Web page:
I, as I had to remind most people I met, am not a chair. I attended as a speaker on the Peer Review in Computing Research panel giving my usual spiel on how the current publication culture hurts the community-building aspects of conferences. Jeannette Wing made a great argument of how our deadline-driven research and conservative program committees may lead our field to lose its "vibrancy, excitement and relevance".
A number of people talked about the big projects they work on which make me almost rethink having gone into theory. Almost. The need for better algorithms shows up in many of these talks. Yoky Matsuoka from U. Washington talked about the artificial hand her group developed that has the full range of motions of a human hand but they lack the algorithms to have the hand do even some simple natural tasks. Illah Nourbakhsh from CMU talked about building electric cars and his ideas of using a supercapacitor as an energy cache for batteries so the batteries become smaller and cheaper but hits challenging cache optimizing issues. The group is running a contest, best algorithm wins an electric car.
Sally Fincher from the University of Kent gave a surprisingly strong talk Why Can't Teaching Be More Like Research? We get judged by our research based on how we compare to the global community but teaching is much more local and Sally talked about the implications of this distinction.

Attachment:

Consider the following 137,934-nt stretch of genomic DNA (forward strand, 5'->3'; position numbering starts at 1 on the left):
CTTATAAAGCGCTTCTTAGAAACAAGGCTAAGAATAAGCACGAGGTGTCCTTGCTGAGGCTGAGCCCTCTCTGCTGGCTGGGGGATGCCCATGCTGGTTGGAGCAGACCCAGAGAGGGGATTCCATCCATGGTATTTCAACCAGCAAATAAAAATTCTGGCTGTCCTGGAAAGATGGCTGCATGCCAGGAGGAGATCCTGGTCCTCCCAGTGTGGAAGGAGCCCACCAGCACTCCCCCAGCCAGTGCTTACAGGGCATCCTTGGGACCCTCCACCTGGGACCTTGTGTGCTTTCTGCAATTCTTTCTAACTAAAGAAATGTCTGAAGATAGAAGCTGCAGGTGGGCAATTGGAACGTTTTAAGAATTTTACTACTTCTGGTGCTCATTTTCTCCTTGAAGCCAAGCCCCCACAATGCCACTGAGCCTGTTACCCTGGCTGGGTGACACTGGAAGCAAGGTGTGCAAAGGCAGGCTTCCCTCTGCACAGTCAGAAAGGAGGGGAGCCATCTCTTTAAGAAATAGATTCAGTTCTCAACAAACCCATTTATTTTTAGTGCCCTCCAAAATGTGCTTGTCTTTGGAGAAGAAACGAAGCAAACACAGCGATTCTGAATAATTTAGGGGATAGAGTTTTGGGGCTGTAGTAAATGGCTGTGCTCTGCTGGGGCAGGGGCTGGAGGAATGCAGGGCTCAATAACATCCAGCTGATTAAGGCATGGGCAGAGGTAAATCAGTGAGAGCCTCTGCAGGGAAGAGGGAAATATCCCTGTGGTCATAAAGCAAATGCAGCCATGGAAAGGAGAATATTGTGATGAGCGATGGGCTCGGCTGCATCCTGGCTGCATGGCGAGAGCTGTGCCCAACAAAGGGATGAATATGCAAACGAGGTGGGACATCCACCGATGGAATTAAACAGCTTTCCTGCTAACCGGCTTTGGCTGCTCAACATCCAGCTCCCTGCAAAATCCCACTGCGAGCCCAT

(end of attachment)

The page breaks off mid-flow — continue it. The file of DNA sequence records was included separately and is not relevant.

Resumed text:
Most disappointing was the discussion on the NRC Rankings. Charlotte Kuh, who served on the NRC committee putting together the "soon" to be released report, said it will not give a specific ranking of each department but rather a range, like University of Southern North Dakota is ranked between 8th and 36th. And not just one range but five ranges based on different weights of the various criteria. And you can create other rankings based on your own choice of weights. All based on 2005-6 data. And they used citation data from the ISI which doesn't include most CS conferences. The CRA board talked them out of that but now the CS data and rankings will use no citation information at all. But even outside of CS, with multiple ranking ranges and old data, the NRC report will be of little value.